What the law distrusts is not the after speech but afterthought. Requisites of Admissibility of Verbal Acts 1. The act or occurrence characterized must be equivocal; 2. Verbal acts must characterize or explain the equivocal act; 3. Equivocal act must be relevant to the issue; and 4. Verbal acts must be contemporaneous with the equivocal act. SECTION 43. ENTRIES IN THE COURSE OF BUSINESS Otherwise known as the SHOP-BOOK RULE. Requisites: 1. That the entrant made the entry in his professional capacity or in the performance of a duty; 2. That the entry was made in the ordinary course of business or duty; 3. The entries must have been made at or near the time of the transaction to which they relate; 4. The entrant must have been in a position to know the facts stated in the entries; 5. The entrant must be deceased or unable to testify.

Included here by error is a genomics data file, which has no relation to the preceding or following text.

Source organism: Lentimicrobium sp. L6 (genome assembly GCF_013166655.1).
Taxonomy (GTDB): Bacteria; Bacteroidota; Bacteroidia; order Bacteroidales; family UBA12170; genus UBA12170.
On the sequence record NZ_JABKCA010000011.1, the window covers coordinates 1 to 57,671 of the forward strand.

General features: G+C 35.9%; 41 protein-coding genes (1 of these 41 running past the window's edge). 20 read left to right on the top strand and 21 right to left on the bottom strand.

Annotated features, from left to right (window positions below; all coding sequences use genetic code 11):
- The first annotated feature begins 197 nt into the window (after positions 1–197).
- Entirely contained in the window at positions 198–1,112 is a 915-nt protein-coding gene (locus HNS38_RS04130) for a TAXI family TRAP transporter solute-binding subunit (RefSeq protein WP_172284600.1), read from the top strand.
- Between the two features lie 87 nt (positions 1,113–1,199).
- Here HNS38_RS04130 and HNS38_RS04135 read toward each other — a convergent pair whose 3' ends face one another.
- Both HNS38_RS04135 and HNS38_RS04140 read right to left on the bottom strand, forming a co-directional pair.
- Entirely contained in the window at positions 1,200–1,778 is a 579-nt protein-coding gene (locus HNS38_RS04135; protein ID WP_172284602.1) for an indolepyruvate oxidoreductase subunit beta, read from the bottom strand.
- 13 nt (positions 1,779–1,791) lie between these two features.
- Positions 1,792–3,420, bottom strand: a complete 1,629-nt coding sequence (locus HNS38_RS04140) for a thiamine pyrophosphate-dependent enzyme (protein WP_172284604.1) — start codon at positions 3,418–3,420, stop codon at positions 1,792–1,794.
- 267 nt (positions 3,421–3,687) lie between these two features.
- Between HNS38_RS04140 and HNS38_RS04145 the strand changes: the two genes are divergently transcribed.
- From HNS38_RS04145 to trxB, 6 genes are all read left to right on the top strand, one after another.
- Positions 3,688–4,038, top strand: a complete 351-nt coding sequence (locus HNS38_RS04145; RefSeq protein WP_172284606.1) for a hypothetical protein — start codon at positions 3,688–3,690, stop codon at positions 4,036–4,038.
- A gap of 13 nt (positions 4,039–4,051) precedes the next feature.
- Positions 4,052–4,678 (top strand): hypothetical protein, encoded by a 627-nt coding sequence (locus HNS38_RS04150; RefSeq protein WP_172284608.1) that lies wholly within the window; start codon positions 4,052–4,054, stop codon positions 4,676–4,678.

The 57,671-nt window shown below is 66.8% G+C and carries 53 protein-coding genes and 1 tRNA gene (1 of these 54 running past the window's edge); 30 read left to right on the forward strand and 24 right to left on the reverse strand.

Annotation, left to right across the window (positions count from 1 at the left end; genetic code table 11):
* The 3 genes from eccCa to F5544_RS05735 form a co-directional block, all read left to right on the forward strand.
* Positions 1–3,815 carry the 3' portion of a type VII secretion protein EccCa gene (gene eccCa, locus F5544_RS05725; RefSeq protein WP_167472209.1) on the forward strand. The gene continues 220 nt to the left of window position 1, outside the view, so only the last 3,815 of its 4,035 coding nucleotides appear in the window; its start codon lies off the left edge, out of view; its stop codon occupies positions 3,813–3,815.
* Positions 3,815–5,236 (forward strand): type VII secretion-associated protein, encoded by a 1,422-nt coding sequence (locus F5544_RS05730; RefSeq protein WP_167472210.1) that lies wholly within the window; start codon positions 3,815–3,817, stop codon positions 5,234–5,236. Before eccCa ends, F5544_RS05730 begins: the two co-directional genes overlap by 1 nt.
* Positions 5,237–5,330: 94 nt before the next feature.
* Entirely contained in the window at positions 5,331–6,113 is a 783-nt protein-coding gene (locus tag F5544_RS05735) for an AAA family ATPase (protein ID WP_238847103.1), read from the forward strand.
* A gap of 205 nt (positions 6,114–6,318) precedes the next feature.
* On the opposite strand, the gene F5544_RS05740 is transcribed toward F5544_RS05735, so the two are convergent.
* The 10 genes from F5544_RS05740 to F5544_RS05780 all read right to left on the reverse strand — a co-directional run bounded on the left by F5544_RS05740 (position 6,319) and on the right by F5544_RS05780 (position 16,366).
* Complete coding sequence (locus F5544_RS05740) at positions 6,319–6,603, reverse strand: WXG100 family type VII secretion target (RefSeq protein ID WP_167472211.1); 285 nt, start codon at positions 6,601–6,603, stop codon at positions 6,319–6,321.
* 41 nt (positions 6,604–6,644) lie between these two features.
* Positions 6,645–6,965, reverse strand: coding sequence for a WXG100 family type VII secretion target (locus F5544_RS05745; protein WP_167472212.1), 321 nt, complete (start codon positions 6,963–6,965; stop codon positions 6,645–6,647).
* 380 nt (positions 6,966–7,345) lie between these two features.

but must have the duty to give such statements for the record. It is well settled that entries in the police blotter should not be given due significance or probative value as they are not conclusive evidence of the truth of their contents but merely of the fact that they were recorded. Hence, they do not constitute conclusive proof (People vs. Cabrera. Jr. G.R. No. 138266, April 30, 2003). Entries In The Course of Business The person who made the entries must be dead or unable to testify. Needs authentication Best evidence rule applies The entries are made pursuant to a duty, either legal, contractual, moral or religious. Entries In Official Records There is no such requirement. Need not be authenticated Exception to best evidence rule (irremovability of public records) The entrant is a public officer, or if a private individual, must have acted pursuant to a specific legal duty.